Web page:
Rotherham, Morecambe and Margate have the highest percentage of empty shops in the country – and the number of vacancies nationwide continues to rise.
The Local Data Company, whose latest figures show that town centre vacancy rates rose from 12% at the end of 2009 to 14.5% at the end of last year, says the high street is now facing the greatest challenge for survival in its history.
The retail data research organisation believes that some high streets will never return to their pre-recession days.
The study, which investigated almost 800 towns, also points up a north-south divide which it describes as “large and growing”. Vacancies in northern and Midland regions are well above the national average at 16.5%, while in the south the figure is below, at 12.3%. Of the top 20 large retailing centres ranked by vacancy, two-thirds are in the north and a further 30% are in the Midlands.
In terms of shopping areas by size, in large towns average vacancy increased by 4.8% over the year, and by 4.5% in medium-size towns. In small centres the figure was just 3%.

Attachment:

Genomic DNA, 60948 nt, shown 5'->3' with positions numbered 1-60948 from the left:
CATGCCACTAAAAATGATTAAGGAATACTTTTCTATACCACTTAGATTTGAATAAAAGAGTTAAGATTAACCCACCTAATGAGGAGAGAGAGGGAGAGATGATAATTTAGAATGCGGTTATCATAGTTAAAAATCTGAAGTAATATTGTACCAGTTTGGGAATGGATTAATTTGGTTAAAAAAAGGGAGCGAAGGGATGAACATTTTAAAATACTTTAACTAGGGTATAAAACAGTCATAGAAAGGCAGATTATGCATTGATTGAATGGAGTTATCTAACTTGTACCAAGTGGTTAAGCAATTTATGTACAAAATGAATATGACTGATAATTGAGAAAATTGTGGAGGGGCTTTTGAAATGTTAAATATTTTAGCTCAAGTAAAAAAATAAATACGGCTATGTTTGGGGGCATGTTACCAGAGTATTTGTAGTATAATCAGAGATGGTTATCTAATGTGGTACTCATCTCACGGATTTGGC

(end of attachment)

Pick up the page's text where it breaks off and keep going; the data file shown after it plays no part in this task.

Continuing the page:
The top 20 large centres (with 400-plus shops) ranked in order of vacancy rate are: Rotherham (28.2% vacancy); Walsall; Sheffield; Blackpool; Grimsby; Bradford, Birmingham; Doncaster; Kingston-upon-Hull; Wolverhampton; Nottingham; Stoke-on-Trent; Leeds; Bolton; Liverpool; Bristol; Derby; Sunderland; Middlesborough; Watford; and Leicester (20.2% vacancy).
The top 20 medium-size centres (200 to 399 shops) are: Morecambe (30% vacancy); Altrincham; Newport, Monmouthshire; Stockton-on-Tees; Dewsbury; Dunstable; Blackburn; Harlow; West Bromwich; Paisley; Stockport; Warrington; Hartlepool; Camberley; Wigan; Accrington; Gloucester; South Shields; Brixton; and Dover (21.6% vacancy).
The top 20 small centres (50 to 199 shops) are: Margate (37.4% vacancy); Leigh Park; Lee Green; Runcorn; St Austell; Eccles; North Cheam; Woolston; Denton; Droylsden; Fratton; Billingham; Forest Hill; Ashley Down; Stretford; Lower Edmonton; Havant; Middleton; Wandsworth; and Swinton (21.8% vacancy).
Local Data Company director Matthew Hokinson said: “The sad reality is that the number of vacant shops are increasing, with certain areas of the country severely impacted and unlikely to recover. These high streets will never revert back to what they once were and so the composition of our town centres needs to change to reflect modern shopping needs.”
Click here for the full report.